We talk to our teens about staying safe, eating healthily, being kind, respectful and a host of other life skills, but often money and finances are considered taboo. The result is that we are doing our children and teens a disservice by not equipping them for real life with one of the most important skills they will need. Talking to your teens about money as early as possible will help to ensure they have a healthy relationship with money, budgeting and savings, as well as the knowledge needed to make sound financial decisions.
Brought to you in association with Susan Hayes Culleton, CFA, ‘The Positive Economist’ and author of Money Matters, a new book aimed at teens to help build their financial literacy skills.
Talking to Your Teens About Money
Our instinct as parents is to provide and protect. This has become even more apparent as we navigate our way through the current COVID crisis. But our kids, especially our teens, are more resilient than we sometimes give them credit for.
Opening up and talking about the family finances (within reason) gives them an opportunity to ask questions, gain understanding and ultimately be better prepared for their future.
For most, they will face tough financial decisions and being equipped with the skills to navigate their way through those decisions is perhaps one of the best gifts you can give them.
Children pick up on and mimic the behaviour of their parents and their peers. From a young age they are forming their financial understanding, through the games you play together and from listening to and watching your attitude and behaviour to spending and saving.
Everyday events from shopping to paying bills, saving for bigger ticket items and bringing them along when you lodge money to your account are learning opportunities and can help start the discussion around money and goal setting.
As they get older, enlist their help to research things like insurance, household bills, holidays, etc. Could they help save the family money or find a better way to get away for a family break? Can you reward them by sharing a portion of the savings in return for their help? By doing this you are equipping them to want to research in the future when it is their money and they are looking for ways to save and spend wisely.
Most teens have a basic understanding of where money comes from. Talk to them about ways they can earn money. You may choose to pay your teen for chores or they may help neighbours with babysitting, car washing, grass cutting, etc. As they grow, encouraging them to apply for a summer job, where they may have to pay tax, are all great ways to show them the time and effort required to get money.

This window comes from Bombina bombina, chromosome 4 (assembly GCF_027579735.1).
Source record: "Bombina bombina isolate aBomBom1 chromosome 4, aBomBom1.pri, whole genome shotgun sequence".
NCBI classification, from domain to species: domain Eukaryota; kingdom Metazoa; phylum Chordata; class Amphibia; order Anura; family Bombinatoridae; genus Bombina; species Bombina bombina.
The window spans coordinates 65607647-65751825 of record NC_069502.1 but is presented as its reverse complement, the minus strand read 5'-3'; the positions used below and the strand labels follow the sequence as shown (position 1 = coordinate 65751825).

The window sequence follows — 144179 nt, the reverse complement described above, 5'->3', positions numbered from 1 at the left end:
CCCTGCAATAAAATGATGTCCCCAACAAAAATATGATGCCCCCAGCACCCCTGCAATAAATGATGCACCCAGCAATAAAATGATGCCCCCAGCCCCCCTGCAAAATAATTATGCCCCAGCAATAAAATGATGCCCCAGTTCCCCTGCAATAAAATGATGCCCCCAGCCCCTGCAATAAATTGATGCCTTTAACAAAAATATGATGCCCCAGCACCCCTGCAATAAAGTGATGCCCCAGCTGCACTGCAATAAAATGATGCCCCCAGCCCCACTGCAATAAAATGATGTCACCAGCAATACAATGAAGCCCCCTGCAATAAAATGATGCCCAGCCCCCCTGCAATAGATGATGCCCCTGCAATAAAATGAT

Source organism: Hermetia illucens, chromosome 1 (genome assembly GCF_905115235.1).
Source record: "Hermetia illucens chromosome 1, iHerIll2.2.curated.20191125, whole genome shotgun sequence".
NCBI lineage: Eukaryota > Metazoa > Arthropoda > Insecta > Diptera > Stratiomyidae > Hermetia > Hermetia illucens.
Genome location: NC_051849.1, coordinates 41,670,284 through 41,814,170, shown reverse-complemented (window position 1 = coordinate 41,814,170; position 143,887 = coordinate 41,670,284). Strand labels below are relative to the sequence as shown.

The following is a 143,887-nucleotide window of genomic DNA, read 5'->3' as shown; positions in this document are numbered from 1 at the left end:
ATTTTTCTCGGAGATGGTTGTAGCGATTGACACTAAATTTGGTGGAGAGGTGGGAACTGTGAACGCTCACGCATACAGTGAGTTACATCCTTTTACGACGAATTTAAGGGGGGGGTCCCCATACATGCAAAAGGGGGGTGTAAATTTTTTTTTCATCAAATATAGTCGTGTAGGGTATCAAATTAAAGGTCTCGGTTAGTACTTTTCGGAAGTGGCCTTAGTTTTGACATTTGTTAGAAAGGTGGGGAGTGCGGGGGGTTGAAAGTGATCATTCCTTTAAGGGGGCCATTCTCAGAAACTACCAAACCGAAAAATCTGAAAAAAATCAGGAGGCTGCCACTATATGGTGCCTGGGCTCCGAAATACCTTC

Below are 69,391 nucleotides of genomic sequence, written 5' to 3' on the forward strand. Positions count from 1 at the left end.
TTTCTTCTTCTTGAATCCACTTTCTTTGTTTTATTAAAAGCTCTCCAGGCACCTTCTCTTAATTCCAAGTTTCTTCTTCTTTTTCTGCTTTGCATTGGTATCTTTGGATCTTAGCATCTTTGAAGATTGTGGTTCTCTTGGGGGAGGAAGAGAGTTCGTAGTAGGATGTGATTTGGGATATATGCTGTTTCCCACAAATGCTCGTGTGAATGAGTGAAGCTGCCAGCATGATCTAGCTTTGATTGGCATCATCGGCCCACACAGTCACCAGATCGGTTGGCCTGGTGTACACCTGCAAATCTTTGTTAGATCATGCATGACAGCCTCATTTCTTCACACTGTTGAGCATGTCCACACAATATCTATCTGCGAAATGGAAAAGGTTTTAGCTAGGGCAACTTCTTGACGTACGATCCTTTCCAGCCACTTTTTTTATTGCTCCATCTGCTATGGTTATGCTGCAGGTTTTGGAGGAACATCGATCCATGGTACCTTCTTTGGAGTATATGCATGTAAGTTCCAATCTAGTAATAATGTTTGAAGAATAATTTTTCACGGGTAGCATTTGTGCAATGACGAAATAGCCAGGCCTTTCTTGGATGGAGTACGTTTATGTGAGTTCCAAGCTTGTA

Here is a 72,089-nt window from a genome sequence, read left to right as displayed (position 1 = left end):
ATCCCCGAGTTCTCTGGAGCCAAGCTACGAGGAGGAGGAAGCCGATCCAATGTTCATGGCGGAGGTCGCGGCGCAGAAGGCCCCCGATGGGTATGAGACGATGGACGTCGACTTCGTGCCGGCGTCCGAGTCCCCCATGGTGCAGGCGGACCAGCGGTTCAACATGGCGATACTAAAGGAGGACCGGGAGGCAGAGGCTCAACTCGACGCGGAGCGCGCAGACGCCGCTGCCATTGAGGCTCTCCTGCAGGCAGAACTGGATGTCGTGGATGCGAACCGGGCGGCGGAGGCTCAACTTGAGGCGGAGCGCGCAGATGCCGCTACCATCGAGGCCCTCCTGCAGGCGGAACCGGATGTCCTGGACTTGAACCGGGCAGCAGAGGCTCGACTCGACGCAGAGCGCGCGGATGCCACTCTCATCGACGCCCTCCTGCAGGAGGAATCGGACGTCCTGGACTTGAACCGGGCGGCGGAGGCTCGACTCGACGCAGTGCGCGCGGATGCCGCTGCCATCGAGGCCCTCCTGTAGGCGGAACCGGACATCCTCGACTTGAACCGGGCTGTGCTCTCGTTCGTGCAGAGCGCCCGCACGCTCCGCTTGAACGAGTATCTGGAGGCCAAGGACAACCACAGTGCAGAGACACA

It is also good to have the conversation around future plans. Jobs they think they may like and what they may need to do to get there. So chatting about interest areas, looking at college courses and drilling into what they offer, and even looking at recruitment websites to get an idea of what salary they can expect are all ways to help them plan their financial future better.
Once your teen reaches 18, the offers for credit cards, store cards and other tempting offers will come flooding in. Talk to them about their credit score and how easy it is to get into debt. Explain how a credit card works and what happens if you don’t clear the debt each month.
Risk and Reward
Investing in stocks and shares can be an exciting way to teach your teen about risk and reward.
“The stock market is just one big shop. Instead of buying a chocolate bar in that shop, you can buy a piece of the company that makes chocolate bars. If the company that makes the chocolate makes a profit, it’s worth more, and the price you bought it for may go up. Maybe that company will decide to give the profits directly to the people who own the shares and that’s called a dividend. If the company makes a loss, which can happen, the share price can go down, that’s called a risk,” explains Susan Hayes Culleton, CFA, “The Positive Economist” and author of Money Matters.
There are also other investment opportunities open to them, including crypto currency, starting their own business, and investing in other financial products or services.
Talking through the options with your teen and doing the research helps them make an informed choice, but they do need to understand the risks to their investment and only risk what they can afford to lose.
About Money Matters
Money Matters is a financial literacy textbook with the support of CFA Ireland. It is written as menu of personal finance, investing and entrepreneurship life skills.
The book is tailored for young people in the following ways:
- It is story-focused whereby students can learn about pensions through characters like Sarah who starts her first job and is wondering what “tax relief” means for her.
- It is full of relevant modernity including ESG, fintech, online brokers, differentiating between trading and investing as well as using technology for active learning.
- It gives a real taste of the diversity of careers available today and tomorrow in finance. Each chapter contains a case study of a CFA Institute charterholder and highlights how the the theory learned in subjects like accounting, business, maths and economics connect with the practicality of everyday life and life-changing decisions.
Find out more and buy your copy here so you can start talking to your teen about money and finances.